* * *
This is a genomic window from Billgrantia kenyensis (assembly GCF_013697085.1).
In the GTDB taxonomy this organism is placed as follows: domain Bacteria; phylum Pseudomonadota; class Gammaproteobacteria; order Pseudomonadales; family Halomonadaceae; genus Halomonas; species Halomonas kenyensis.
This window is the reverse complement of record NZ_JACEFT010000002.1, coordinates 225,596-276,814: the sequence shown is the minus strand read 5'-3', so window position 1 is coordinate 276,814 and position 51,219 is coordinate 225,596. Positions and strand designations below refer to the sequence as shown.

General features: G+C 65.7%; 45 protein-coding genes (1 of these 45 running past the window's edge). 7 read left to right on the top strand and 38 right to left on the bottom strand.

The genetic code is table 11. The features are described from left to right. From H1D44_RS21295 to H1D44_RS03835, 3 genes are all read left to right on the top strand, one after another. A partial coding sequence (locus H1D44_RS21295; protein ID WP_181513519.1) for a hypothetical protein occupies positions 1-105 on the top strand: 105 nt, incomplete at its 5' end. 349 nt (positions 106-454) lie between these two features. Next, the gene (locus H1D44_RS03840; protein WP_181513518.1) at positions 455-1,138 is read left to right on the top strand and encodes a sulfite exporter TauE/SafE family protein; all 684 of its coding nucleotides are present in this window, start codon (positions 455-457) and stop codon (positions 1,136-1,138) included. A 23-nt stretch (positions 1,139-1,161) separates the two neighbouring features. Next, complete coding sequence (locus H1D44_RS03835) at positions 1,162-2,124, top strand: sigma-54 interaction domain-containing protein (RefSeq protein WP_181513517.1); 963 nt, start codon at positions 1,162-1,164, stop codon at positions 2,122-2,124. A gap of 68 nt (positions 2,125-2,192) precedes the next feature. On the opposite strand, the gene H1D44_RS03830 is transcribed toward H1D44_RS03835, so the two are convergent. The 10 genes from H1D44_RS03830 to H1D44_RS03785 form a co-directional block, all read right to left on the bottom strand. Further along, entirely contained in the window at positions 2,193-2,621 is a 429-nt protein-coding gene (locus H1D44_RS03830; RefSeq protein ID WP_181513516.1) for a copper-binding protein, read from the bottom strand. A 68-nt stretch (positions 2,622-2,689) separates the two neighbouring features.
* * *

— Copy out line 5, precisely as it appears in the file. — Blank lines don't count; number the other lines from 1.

The genetic code is table 11. The features are described from left to right. From H1D44_RS21295 to H1D44_RS03835, 3 genes are all read left to right on the top strand, one after another. A partial coding sequence (locus H1D44_RS21295; protein ID WP_181513519.1) for a hypothetical protein occupies positions 1-105 on the top strand: 105 nt, incomplete at its 5' end. 349 nt (positions 106-454) lie between these two features. Next, the gene (locus H1D44_RS03840; protein WP_181513518.1) at positions 455-1,138 is read left to right on the top strand and encodes a sulfite exporter TauE/SafE family protein; all 684 of its coding nucleotides are present in this window, start codon (positions 455-457) and stop codon (positions 1,136-1,138) included. A 23-nt stretch (positions 1,139-1,161) separates the two neighbouring features. Next, complete coding sequence (locus H1D44_RS03835) at positions 1,162-2,124, top strand: sigma-54 interaction domain-containing protein (RefSeq protein WP_181513517.1); 963 nt, start codon at positions 1,162-1,164, stop codon at positions 2,122-2,124. A gap of 68 nt (positions 2,125-2,192) precedes the next feature. On the opposite strand, the gene H1D44_RS03830 is transcribed toward H1D44_RS03835, so the two are convergent. The 10 genes from H1D44_RS03830 to H1D44_RS03785 form a co-directional block, all read right to left on the bottom strand. Further along, entirely contained in the window at positions 2,193-2,621 is a 429-nt protein-coding gene (locus H1D44_RS03830; RefSeq protein ID WP_181513516.1) for a copper-binding protein, read from the bottom strand. A 68-nt stretch (positions 2,622-2,689) separates the two neighbouring features.